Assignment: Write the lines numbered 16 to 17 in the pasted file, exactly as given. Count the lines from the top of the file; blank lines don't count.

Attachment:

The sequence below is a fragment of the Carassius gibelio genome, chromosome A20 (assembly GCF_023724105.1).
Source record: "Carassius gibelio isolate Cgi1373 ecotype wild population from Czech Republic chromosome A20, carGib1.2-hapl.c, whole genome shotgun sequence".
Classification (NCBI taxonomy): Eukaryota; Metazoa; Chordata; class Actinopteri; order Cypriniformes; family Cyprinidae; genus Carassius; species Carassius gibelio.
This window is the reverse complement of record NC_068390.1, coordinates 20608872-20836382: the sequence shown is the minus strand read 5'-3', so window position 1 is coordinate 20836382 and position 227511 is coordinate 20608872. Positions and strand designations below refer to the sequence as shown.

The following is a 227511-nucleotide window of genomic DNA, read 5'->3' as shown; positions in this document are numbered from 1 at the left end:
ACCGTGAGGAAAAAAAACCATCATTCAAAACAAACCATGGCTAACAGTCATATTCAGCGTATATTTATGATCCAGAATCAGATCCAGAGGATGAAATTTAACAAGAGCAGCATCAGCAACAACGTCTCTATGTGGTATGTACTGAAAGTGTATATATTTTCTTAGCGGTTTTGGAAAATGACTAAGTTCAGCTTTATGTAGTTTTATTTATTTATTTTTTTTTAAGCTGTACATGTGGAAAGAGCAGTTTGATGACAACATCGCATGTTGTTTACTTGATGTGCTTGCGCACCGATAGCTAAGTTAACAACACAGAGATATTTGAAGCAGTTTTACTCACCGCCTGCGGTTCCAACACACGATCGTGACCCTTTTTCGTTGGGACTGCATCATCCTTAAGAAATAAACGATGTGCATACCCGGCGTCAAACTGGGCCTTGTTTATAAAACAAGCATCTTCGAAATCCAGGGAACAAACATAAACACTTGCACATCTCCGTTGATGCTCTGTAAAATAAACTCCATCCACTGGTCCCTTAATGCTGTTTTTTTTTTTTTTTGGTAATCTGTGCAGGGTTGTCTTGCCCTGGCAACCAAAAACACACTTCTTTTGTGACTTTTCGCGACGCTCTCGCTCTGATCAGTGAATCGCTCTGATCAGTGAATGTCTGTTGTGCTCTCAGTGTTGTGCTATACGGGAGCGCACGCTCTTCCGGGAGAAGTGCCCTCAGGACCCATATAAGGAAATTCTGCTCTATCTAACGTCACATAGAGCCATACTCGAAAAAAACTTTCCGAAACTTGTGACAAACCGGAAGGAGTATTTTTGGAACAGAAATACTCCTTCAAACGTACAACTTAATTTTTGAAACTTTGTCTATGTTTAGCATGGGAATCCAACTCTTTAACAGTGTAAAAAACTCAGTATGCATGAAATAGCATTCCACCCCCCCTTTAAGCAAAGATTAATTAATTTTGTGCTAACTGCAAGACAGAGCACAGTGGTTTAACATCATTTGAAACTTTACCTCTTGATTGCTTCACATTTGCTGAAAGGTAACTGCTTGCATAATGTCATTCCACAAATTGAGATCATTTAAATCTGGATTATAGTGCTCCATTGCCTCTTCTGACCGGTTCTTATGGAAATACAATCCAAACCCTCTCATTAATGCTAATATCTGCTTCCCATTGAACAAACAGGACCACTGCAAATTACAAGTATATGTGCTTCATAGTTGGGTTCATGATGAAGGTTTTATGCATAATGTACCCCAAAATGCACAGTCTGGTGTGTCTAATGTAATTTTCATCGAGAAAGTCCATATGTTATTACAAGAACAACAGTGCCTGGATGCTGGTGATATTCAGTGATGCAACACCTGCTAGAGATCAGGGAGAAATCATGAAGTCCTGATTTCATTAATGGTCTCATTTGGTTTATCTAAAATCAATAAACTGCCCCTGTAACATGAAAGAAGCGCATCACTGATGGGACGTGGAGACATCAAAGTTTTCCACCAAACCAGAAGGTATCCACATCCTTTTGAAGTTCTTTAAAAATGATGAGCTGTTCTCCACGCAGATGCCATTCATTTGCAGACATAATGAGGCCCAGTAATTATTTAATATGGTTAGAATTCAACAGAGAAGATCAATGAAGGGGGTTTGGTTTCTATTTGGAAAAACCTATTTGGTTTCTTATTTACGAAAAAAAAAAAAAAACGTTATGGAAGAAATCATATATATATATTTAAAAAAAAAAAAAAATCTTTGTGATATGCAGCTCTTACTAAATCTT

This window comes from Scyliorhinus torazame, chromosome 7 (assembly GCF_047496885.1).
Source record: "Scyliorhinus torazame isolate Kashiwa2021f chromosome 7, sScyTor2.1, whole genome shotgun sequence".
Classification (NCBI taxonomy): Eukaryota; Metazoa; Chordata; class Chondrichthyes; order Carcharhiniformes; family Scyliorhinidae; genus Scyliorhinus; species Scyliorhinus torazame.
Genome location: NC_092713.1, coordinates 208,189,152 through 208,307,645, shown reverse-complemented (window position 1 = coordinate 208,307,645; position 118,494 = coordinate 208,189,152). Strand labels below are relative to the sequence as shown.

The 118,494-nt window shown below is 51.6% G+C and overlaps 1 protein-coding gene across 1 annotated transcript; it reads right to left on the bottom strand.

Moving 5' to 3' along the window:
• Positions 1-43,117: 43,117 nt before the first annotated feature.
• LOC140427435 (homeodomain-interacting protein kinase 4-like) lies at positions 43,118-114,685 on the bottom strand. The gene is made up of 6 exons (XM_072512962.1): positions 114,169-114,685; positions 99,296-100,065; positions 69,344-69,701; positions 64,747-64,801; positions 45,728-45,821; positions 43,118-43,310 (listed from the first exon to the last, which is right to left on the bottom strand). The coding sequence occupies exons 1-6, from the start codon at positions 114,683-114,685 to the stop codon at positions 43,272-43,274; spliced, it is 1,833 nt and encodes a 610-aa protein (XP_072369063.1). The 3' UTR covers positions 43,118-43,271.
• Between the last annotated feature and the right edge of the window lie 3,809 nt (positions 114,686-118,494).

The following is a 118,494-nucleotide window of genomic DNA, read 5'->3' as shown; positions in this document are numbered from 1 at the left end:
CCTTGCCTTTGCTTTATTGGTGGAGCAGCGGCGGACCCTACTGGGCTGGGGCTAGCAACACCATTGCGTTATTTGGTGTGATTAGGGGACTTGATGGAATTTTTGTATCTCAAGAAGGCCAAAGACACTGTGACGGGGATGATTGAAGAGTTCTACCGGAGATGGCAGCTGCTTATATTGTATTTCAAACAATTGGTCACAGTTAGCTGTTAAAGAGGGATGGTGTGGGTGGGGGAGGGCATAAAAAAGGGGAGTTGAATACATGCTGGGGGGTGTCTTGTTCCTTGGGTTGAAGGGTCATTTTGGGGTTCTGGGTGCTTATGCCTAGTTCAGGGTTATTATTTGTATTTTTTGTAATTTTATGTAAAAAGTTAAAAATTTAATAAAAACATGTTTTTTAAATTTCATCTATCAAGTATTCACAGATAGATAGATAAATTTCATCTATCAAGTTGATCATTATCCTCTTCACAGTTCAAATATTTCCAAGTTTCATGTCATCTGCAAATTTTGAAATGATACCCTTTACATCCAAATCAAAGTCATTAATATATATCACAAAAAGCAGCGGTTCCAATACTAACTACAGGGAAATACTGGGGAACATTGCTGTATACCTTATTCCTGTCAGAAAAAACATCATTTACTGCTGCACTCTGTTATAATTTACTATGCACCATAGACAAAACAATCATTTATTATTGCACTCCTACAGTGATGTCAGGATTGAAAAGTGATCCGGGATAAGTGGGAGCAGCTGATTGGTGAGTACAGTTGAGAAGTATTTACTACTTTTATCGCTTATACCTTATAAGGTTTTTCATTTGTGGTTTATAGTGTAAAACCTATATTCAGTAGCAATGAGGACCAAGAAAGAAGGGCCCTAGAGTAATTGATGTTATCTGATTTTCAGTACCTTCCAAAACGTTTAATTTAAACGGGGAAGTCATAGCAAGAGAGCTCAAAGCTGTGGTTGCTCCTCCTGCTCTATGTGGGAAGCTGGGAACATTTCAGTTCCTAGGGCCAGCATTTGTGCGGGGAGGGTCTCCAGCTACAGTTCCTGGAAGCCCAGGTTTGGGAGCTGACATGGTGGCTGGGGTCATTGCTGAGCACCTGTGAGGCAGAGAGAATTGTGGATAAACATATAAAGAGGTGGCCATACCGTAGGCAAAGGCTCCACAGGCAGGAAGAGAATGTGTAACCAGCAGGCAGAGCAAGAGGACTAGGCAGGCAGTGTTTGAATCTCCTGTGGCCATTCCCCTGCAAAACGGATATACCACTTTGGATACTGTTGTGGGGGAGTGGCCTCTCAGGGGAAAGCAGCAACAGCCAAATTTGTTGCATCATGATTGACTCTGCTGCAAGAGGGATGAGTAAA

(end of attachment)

The following is a 118,494-nucleotide window of genomic DNA, read 5'->3' as shown; positions in this document are numbered from 1 at the left end:
CCTTGCCTTTGCTTTATTGGTGGAGCAGCGGCGGACCCTACTGGGCTGGGGCTAGCAACACCATTGCGTTATTTGGTGTGATTAGGGGACTTGATGGAATTTTTGTATCTCAAGAAGGCCAAAGACACTGTGACGGGGATGATTGAAGAGTTCTACCGGAGATGGCAGCTGCTTATATTGTATTTCAAACAATTGGTCACAGTTAGCTGTTAAAGAGGGATGGTGTGGGTGGGGGAGGGCATAAAAAAGGGGAGTTGAATACATGCTGGGGGGTGTCTTGTTCCTTGGGTTGAAGGGTCATTTTGGGGTTCTGGGTGCTTATGCCTAGTTCAGGGTTATTATTTGTATTTTTTGTAATTTTATGTAAAAAGTTAAAAATTTAATAAAAACATGTTTTTTAAATTTCATCTATCAAGTATTCACAGATAGATAGATAAATTTCATCTATCAAGTTGATCATTATCCTCTTCACAGTTCAAATATTTCCAAGTTTCATGTCATCTGCAAATTTTGAAATGATACCCTTTACATCCAAATCAAAGTCATTAATATATATCACAAAAAGCAGCGGTTCCAATACTAACTACAGGGAAATACTGGGGAACATTGCTGTATACCTTATTCCTGTCAGAAAAAACATCATTTACTGCTGCACTCTGTTATAATTTACTATGCACCATAGACAAAACAATCATTTATTATTGCACTCCTACAGTGATGTCAGGATTGAAAAGTGATCCGGGATAAGTGGGAGCAGCTGATTGGTGAGTACAGTTGAGAAGTATTTACTACTTTTATCGCTTATACCTTATAAGGTTTTTCATTTGTGGTTTATAGTGTAAAACCTATATTCAGTAGCAATGAGGACCAAGAAAGAAGGGCCCTAGAGTAATTGATGTTATCTGATTTTCAGTACCTTCCAAAACGTTTAATTTAAACGGGGAAGTCATAGCAAGAGAGCTCAAAGCTGTGGTTGCTCCTCCTGCTCTATGTGGGAAGCTGGGAACATTTCAGTTCCTAGGGCCAGCATTTGTGCGGGGAGGGTCTCCAGCTACAGTTCCTGGAAGCCCAGGTTTGGGAGCTGACATGGTGGCTGGGGTCATTGCTGAGCACCTGTGAGGCAGAGAGAATTGTGGATAAACATATAAAGAGGTGGCCATACCGTAGGCAAAGGCTCCACAGGCAGGAAGAGAATGTGTAACCAGCAGGCAGAGCAAGAGGACTAGGCAGGCAGTGTTTGAATCTCCTGTGGCCATTCCCCTGCAAAACGGATATACCACTTTGGATACTGTTGTGGGGGAGTGGCCTCTCAGGGGAAAGCAGCAACAGCCAAATTTGTTGCATCATGATTGACTCTGCTGCAAGAGGGATGAGTAAA